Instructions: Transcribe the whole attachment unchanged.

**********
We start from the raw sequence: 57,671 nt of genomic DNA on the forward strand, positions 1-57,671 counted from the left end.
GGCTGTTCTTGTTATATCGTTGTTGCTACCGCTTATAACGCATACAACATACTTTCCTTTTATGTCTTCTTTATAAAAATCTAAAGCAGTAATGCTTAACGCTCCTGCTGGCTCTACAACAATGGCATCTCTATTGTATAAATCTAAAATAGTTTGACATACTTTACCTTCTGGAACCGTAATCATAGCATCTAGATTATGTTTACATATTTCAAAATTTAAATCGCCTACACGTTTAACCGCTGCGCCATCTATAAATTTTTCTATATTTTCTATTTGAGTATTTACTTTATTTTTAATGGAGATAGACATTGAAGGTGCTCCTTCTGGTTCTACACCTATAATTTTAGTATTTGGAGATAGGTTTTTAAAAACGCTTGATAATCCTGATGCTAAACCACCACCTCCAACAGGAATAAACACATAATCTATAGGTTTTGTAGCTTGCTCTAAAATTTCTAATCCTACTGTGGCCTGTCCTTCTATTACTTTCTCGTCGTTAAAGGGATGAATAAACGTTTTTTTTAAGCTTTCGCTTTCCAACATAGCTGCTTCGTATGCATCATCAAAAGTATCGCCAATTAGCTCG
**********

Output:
We start from the raw sequence: 57,671 nt of genomic DNA on the forward strand, positions 1-57,671 counted from the left end.
GGCTGTTCTTGTTATATCGTTGTTGCTACCGCTTATAACGCATACAACATACTTTCCTTTTATGTCTTCTTTATAAAAATCTAAAGCAGTAATGCTTAACGCTCCTGCTGGCTCTACAACAATGGCATCTCTATTGTATAAATCTAAAATAGTTTGACATACTTTACCTTCTGGAACCGTAATCATAGCATCTAGATTATGTTTACATATTTCAAAATTTAAATCGCCTACACGTTTAACCGCTGCGCCATCTATAAATTTTTCTATATTTTCTATTTGAGTATTTACTTTATTTTTAATGGAGATAGACATTGAAGGTGCTCCTTCTGGTTCTACACCTATAATTTTAGTATTTGGAGATAGGTTTTTAAAAACGCTTGATAATCCTGATGCTAAACCACCACCTCCAACAGGAATAAACACATAATCTATAGGTTTTGTAGCTTGCTCTAAAATTTCTAATCCTACTGTGGCCTGTCCTTCTATTACTTTCTCGTCGTTAAAGGGATGAATAAACGTTTTTTTTAAGCTTTCGCTTTCCAACATAGCTGCTTCGTATGCATCATCAAAAGTATCGCCAATTAGCTCG